Cover image for The mighty Miss Malone
Title:
The mighty Miss Malone
Title:
The mighty Miss Malone
Publisher Info:
New York : Wendy Lamb Books, an imprint of Random House Children's Books, a division of Random House, Inc., [2012]
Physical Description:
307 pages ; 20 cm
General Note:
Pagination may vary.
Abstract:
With love and determination befitting the "world's greatest family," twelve-year-old Deza Malone, her older brother Jimmie, and their parents endure tough times in Gary, Indiana, and later Flint, Michigan, during the Great Depression.

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On Order

Summary

Summary

In the Newbery Medal and Coretta Scott King Award-winning Bud, Not Buddy, Bud met a girl named Deza Malone in a Hooverville. This is her story.

"We are a family on a journey to a place called wonderful" is the motto of Deza Malone's family. Deza is the smartest girl in her class in Gary, Indiana, singled out by teachers for a special path in life. But the Great Depression has hit Gary hard, and there are no jobs for black men. When her beloved father leaves to find work, Deza, Mother, and her older brother Jimmie go in search of him, and end up in a Hooverville outside Flint, Michigan. Jimmie's beautiful voice inspires him to leave the camp to be a performer, while Deza and Mother find a new home, and cling to the hope that they will find Father. The twists and turns of their story reveal the devastation of the Depression and prove that Deza truly is the Mighty Miss Malone.

"Witty and moving . " -- The Wall Street Journal

"The fluidity of the writing, the strong sense of place and time combined with well-drawn characters will captivate and delight. . . . a fitting literary companion to Bud Caldwell." -- Kirkus Reviews, Starred

"Curtis threads important bits of African-American history throughout the narrative. . . . Some readers will feel they are due a bit of happiness; others will be struck by how little has changed in 75 years for the nation's have-nots." -- Publishers Weekly, Starred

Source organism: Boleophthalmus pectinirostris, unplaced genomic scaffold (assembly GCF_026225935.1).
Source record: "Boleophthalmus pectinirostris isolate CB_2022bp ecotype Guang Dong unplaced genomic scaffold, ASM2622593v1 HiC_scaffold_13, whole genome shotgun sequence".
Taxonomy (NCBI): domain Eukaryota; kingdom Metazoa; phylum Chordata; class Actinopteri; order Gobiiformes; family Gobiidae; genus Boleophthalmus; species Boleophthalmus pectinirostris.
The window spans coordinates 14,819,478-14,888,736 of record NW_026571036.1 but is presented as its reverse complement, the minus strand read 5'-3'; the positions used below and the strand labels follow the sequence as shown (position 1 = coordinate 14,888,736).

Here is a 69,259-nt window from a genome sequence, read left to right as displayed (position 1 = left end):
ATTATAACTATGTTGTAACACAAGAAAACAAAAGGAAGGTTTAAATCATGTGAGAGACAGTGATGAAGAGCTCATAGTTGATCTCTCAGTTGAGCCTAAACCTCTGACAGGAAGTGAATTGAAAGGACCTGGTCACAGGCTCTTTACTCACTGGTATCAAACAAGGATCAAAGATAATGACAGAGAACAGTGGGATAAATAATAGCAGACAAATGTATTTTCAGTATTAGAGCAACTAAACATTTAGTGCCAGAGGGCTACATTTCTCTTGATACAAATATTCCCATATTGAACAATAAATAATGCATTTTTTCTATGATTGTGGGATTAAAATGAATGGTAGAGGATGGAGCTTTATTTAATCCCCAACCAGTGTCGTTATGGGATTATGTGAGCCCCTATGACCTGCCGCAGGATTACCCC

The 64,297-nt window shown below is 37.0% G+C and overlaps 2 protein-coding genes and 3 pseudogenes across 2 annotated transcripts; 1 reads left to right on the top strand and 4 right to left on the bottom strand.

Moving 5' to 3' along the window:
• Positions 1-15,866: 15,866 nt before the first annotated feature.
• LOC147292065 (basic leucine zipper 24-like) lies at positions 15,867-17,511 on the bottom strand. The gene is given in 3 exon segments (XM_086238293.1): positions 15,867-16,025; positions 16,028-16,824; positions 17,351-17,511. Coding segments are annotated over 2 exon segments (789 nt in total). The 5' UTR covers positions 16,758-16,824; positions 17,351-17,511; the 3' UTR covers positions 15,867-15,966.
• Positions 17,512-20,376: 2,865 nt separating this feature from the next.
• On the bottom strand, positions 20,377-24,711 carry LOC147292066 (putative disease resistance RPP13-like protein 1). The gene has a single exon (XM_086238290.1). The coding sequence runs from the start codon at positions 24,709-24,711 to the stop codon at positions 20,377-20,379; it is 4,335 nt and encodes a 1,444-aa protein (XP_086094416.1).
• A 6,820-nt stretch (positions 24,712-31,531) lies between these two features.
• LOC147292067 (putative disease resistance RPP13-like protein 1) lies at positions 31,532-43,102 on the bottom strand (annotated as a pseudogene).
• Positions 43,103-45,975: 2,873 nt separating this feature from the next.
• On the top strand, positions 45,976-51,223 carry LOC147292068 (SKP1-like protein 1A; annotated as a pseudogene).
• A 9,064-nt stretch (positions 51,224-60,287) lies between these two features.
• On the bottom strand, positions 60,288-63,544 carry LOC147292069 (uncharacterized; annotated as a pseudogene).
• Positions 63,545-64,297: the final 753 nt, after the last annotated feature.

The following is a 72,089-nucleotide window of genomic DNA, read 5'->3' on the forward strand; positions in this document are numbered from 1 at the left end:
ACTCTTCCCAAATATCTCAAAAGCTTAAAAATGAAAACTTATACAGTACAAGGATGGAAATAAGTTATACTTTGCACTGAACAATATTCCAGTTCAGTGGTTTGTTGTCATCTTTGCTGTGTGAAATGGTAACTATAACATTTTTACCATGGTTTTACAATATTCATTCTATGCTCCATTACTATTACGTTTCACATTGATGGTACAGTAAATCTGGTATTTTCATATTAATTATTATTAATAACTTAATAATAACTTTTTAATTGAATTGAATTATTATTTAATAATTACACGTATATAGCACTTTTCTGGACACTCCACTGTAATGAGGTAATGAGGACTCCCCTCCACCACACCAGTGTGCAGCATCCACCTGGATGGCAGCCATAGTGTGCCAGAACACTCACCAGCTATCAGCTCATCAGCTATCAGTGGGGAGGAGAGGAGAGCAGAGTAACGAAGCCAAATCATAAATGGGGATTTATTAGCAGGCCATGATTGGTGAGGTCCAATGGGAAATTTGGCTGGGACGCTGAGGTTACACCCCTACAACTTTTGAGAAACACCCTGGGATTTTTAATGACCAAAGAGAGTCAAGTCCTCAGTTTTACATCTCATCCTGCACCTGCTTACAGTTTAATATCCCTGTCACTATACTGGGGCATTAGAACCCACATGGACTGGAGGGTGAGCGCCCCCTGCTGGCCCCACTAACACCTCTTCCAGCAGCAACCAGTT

Author Notes

Newbery Medal-winning children's book author Christopher Paul Curtis was born in Flint, Michigan on May 10, 1953 and graduated from The University of Michigan. While there he won the Avery and Jules Hopwood Prizes for poetry and a draft of one of his early books. Curtis spent thirteen years on an assembly line hanging car doors.

His story The Watsons Go to Birmingham-1963 received a Newbery Honor and a Coretta Scott King Honor, and Bud, Not Buddy became the first novel to win both of these awards. Elijah of Buxton received the 2008 Scott O'Dell Historical Fiction Award, the Coretta Scott King Award, and a Newbery Honor. Curtis also won the 2009 Anne V. Zarrow Award for Young Readers' Literature.

(Bowker Author Biography)


Reviews 3

Publisher's Weekly Review

In Depression-era Indiana, Deza Malone's opportunities are slim despite her potential. She's got the smarts, the determination, and the attitude, but her family lacks the resources to help her grow to her full potential-and things only become worse when her father needs to leave for Michigan to find work. Narrator Bahni Turpin's exuberant performance and raspy voice make this an enjoyable and lively audio edition. Deftly rendering Deza, Turpin produces an impressive range of emotions for the young protagonist as she confronts challenges. For male characters, the narrator lowers her voice a few octaves, creating spot-on voices and an audiobook guaranteed to appeal to young listeners. Ages 10-14. A Wendy Lamb hardcover. (Jan.) (c) Copyright PWxyz, LLC. All rights reserved.


Booklist Review